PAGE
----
The only exception to this was the amp’s performance with my reference Sound Lab Dynastat loudspeakers. Although these speakers show an easy 8-Ohm impedance to the amplifier and produce 88 dB with one watt at 4 meters, the combination of a 10-inch reflex loaded woofer and the transformer and capacitive load of the 6-foot high electrostatic panels make the Dynastats a shot in the dark as far as predicting amplifier compatibility. Many otherwise excellent amps flip out when trying to drive them: either turning harsh or glarey on the electrostatic panels, smearing and blurring their output, or just falling apart in dynamics and drive. The Cyrus did very well in driving the load and did not turn harsh or smeared; its only flaw was a notable diminution of its otherwise excellent timing and rhythm through the electrostatic panels. I don’t consider this a flaw of the amplifier; dynamic loudspeakers (even those with 4-ohm impedances) offered no problems, and after all, do account for more than 95% of the speaker market.
The Cyrus 8vs showed no neurotic tendencies with cabling either. My default cabling was DNM/Reson, but I got superb results with other speaker cabling, including XLO PRO, Analysis Plus Oval, Origin Live Reference, and Audioquest’s Midnight and Granite, all of which have been cryogenically treated. I have always preferred the time-coherence and harmonic integrity of solid core speaker cables and the Cyrus agreed. The high frequency boost and the consequent emphasis of harmonics at the expense of fundamental frequencies that are the sonic signature of many multi-stranded cables are at odds with the Cyrus 8vs.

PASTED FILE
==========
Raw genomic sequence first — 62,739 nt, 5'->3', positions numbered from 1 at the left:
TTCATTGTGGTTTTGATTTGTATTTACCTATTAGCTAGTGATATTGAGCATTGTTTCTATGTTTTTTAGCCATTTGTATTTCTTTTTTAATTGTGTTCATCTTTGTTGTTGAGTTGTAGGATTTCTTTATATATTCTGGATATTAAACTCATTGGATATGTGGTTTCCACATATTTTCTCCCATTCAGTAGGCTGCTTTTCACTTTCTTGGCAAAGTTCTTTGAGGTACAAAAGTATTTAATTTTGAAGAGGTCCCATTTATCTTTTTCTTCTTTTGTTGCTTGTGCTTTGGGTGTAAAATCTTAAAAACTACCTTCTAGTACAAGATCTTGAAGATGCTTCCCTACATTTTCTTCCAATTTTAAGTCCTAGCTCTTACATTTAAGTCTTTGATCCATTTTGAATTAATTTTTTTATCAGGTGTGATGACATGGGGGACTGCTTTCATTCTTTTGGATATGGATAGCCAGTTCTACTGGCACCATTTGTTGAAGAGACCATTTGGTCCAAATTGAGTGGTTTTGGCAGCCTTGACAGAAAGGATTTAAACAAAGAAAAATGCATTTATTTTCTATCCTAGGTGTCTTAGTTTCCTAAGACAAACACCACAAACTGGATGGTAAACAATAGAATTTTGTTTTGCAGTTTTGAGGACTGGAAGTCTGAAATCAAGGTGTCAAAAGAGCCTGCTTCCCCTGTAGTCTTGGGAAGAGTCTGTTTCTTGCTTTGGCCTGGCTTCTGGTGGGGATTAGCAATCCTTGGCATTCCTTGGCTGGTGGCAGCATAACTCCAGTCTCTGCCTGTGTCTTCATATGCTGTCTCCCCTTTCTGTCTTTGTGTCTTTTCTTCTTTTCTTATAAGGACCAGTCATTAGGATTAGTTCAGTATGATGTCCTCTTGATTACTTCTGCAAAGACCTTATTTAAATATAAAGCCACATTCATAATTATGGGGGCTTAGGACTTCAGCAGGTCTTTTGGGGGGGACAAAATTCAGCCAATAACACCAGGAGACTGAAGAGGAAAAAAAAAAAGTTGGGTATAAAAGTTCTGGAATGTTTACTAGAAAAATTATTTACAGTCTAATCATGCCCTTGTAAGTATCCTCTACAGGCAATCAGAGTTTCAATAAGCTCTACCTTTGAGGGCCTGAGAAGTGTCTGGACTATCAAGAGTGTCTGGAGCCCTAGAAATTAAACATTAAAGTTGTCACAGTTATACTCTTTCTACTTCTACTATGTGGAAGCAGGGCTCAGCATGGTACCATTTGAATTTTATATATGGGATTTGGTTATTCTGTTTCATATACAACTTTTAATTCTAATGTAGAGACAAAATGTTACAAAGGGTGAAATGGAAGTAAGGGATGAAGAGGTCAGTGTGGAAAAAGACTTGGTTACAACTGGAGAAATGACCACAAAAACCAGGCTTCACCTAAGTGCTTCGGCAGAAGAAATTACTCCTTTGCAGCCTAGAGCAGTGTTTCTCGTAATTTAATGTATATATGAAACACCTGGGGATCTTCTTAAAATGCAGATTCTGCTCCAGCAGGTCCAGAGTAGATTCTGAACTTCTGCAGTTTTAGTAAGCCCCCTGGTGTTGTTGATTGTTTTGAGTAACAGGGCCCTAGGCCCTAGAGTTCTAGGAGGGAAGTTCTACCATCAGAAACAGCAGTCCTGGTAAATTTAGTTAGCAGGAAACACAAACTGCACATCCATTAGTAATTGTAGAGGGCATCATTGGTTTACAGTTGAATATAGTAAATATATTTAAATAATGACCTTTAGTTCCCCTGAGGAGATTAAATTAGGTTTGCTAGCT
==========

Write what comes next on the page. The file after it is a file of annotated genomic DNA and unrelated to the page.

The “vs” suffix refers to Cyrus’ work in simplifying and shortening the circuit path in their preamplifier sections. Adding the PSX-R, Cyrus’ $798 optional fully-regulated outboard power supply, to the 8xs takes over power supply to the preamplifier section, allowing the 8vs’s onboard power supply to dedicate itself to the amplifier section. The effect of the PSX-R is subtle but musically noteworthy. There is a more precise grip on dynamic changes and an enhancement of the subtleties and finesse of low-level signal resolution. The absolute and relative volume levels of multiple instruments playing together are better differentiated, permitting clearer understanding of ensemble interaction, and the relation between lead and accompanying instruments. Subtly scored classical pieces and the group interplay of string quartets and small combo jazz show the change most readily, but all music benefits from the improvement in musical inflection, and the clearer portrayal of how each musician is playing their instrument.
Convening The Society for Putting Things on Top of Other Things revealed the typical improvement in low-level signal resolution and overall increase in footroom (the resolution of signal from mid-levels down to silence), though the effects of isolation were not night and day. Most notable was an increase in bass definition, control and punch.